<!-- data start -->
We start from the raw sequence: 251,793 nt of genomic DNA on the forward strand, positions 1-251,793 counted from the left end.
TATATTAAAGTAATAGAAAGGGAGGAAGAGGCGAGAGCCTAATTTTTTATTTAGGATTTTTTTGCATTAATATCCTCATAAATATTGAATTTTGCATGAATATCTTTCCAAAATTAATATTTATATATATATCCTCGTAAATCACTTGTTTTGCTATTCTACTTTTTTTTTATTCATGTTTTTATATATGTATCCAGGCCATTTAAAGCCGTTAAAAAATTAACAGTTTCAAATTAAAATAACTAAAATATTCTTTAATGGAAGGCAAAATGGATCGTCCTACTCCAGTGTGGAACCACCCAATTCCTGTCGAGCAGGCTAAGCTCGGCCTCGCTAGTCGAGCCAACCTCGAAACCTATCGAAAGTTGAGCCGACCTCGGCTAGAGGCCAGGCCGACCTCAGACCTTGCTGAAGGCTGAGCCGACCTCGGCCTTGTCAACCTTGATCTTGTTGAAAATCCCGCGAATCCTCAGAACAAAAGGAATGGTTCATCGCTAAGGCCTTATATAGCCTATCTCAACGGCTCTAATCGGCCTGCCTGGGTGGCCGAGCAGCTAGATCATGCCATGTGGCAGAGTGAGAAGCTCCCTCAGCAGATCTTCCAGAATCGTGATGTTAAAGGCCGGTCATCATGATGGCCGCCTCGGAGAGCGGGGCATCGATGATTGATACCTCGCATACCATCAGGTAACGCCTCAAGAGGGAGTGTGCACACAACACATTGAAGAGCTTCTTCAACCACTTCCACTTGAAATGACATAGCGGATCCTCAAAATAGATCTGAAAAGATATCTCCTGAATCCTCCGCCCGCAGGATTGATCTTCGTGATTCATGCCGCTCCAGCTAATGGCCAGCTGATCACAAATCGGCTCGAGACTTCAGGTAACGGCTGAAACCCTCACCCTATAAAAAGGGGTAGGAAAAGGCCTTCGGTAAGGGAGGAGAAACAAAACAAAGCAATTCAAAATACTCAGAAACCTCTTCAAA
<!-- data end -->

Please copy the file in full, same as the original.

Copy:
We start from the raw sequence: 251,793 nt of genomic DNA on the forward strand, positions 1-251,793 counted from the left end.
TATATTAAAGTAATAGAAAGGGAGGAAGAGGCGAGAGCCTAATTTTTTATTTAGGATTTTTTTGCATTAATATCCTCATAAATATTGAATTTTGCATGAATATCTTTCCAAAATTAATATTTATATATATATCCTCGTAAATCACTTGTTTTGCTATTCTACTTTTTTTTTATTCATGTTTTTATATATGTATCCAGGCCATTTAAAGCCGTTAAAAAATTAACAGTTTCAAATTAAAATAACTAAAATATTCTTTAATGGAAGGCAAAATGGATCGTCCTACTCCAGTGTGGAACCACCCAATTCCTGTCGAGCAGGCTAAGCTCGGCCTCGCTAGTCGAGCCAACCTCGAAACCTATCGAAAGTTGAGCCGACCTCGGCTAGAGGCCAGGCCGACCTCAGACCTTGCTGAAGGCTGAGCCGACCTCGGCCTTGTCAACCTTGATCTTGTTGAAAATCCCGCGAATCCTCAGAACAAAAGGAATGGTTCATCGCTAAGGCCTTATATAGCCTATCTCAACGGCTCTAATCGGCCTGCCTGGGTGGCCGAGCAGCTAGATCATGCCATGTGGCAGAGTGAGAAGCTCCCTCAGCAGATCTTCCAGAATCGTGATGTTAAAGGCCGGTCATCATGATGGCCGCCTCGGAGAGCGGGGCATCGATGATTGATACCTCGCATACCATCAGGTAACGCCTCAAGAGGGAGTGTGCACACAACACATTGAAGAGCTTCTTCAACCACTTCCACTTGAAATGACATAGCGGATCCTCAAAATAGATCTGAAAAGATATCTCCTGAATCCTCCGCCCGCAGGATTGATCTTCGTGATTCATGCCGCTCCAGCTAATGGCCAGCTGATCACAAATCGGCTCGAGACTTCAGGTAACGGCTGAAACCCTCACCCTATAAAAAGGGGTAGGAAAAGGCCTTCGGTAAGGGAGGAGAAACAAAACAAAGCAATTCAAAATACTCAGAAACCTCTTCAAA